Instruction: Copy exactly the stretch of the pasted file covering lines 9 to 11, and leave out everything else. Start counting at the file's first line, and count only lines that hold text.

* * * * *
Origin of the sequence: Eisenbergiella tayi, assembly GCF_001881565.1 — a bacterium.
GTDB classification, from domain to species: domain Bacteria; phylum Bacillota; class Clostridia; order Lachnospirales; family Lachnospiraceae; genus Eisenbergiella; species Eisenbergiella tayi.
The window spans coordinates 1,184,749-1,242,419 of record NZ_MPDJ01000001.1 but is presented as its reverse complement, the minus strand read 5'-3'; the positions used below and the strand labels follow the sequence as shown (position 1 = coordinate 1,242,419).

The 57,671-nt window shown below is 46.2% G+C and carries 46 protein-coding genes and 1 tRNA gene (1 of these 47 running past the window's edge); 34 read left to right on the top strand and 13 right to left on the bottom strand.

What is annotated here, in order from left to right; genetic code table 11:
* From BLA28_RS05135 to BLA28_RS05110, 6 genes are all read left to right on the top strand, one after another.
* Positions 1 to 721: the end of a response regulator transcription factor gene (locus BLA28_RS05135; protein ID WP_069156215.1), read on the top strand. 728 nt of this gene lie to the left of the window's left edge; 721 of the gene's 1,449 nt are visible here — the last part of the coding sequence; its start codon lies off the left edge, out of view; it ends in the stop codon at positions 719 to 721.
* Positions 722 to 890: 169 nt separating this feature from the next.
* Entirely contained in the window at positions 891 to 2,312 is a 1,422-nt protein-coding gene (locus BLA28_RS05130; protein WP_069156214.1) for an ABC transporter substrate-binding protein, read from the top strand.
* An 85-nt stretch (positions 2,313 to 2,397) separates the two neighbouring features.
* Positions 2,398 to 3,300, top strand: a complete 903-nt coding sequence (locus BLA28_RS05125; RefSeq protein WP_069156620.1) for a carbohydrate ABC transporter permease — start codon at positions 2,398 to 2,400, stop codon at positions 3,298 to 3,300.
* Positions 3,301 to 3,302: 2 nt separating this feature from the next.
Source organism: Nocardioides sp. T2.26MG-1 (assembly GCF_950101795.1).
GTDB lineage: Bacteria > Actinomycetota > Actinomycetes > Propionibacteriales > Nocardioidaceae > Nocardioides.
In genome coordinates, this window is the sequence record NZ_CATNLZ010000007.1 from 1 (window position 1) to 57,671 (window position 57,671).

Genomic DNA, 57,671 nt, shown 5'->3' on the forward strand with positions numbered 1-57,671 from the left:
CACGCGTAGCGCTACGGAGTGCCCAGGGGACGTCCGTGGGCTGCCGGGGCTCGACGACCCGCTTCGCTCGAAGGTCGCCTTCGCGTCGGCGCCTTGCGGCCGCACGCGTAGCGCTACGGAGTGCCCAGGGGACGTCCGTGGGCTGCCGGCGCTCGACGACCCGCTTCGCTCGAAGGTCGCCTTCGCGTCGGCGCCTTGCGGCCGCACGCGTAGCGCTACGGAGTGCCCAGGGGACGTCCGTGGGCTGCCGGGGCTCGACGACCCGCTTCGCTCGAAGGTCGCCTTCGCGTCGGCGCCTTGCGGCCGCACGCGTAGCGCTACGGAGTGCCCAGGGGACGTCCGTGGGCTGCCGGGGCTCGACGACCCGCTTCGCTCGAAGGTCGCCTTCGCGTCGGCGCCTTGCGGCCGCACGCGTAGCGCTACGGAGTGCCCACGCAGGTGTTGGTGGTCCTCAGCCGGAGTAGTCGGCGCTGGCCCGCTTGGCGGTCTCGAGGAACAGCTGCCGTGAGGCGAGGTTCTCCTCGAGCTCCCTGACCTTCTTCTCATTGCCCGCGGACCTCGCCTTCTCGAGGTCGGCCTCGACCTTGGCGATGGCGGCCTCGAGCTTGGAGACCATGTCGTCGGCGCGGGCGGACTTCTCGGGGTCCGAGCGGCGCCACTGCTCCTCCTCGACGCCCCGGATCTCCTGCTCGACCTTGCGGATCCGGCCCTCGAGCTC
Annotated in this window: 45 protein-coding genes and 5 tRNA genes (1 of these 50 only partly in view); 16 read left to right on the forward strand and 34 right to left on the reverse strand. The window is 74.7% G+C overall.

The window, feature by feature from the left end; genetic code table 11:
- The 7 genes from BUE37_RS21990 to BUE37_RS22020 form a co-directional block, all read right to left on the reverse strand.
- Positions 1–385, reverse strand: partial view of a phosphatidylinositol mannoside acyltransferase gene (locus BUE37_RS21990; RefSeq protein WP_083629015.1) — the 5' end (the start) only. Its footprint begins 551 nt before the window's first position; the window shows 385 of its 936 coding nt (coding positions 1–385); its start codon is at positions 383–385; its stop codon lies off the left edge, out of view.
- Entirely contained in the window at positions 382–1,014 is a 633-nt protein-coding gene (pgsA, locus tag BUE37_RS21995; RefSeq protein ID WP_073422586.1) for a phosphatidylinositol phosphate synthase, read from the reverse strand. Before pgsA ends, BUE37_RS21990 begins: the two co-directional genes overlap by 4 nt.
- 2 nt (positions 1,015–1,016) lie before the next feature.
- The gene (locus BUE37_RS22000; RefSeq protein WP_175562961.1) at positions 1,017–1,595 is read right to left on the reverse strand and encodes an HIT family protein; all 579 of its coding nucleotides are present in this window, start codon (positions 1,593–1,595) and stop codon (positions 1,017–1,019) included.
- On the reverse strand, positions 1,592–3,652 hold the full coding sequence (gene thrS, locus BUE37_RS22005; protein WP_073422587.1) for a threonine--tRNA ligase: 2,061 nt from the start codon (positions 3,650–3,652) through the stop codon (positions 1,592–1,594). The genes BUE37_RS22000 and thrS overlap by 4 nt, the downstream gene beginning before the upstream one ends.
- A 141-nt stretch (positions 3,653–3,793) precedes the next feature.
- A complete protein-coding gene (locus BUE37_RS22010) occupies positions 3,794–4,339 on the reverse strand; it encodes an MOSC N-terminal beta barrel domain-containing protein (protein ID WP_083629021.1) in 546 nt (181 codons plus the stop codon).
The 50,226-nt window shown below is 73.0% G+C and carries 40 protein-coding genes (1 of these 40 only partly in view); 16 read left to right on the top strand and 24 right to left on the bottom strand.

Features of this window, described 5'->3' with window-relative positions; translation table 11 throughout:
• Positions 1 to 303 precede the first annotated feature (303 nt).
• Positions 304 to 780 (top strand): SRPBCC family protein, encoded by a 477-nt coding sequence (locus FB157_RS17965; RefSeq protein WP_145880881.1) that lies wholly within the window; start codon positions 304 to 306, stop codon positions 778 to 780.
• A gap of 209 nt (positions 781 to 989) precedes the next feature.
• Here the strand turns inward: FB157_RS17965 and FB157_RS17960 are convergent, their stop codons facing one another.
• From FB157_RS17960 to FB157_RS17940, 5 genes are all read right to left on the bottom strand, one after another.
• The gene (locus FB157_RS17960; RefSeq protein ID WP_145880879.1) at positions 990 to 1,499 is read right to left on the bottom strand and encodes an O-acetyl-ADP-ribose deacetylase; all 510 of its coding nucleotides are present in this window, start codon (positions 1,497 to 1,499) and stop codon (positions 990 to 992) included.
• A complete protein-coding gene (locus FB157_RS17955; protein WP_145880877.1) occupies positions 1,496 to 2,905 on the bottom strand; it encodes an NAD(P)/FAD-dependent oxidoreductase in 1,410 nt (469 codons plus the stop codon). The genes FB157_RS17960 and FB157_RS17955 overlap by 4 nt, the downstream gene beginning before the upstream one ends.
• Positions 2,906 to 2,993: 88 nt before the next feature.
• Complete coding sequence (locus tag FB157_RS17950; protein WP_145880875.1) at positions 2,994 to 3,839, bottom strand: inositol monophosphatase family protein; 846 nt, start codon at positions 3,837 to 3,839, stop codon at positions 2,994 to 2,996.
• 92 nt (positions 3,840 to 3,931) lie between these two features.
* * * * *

* Entirely contained in the window at positions 891 to 2,312 is a 1,422-nt protein-coding gene (locus BLA28_RS05130; protein WP_069156214.1) for an ABC transporter substrate-binding protein, read from the top strand.
* An 85-nt stretch (positions 2,313 to 2,397) separates the two neighbouring features.
* Positions 2,398 to 3,300, top strand: a complete 903-nt coding sequence (locus BLA28_RS05125; RefSeq protein WP_069156620.1) for a carbohydrate ABC transporter permease — start codon at positions 2,398 to 2,400, stop codon at positions 3,298 to 3,300.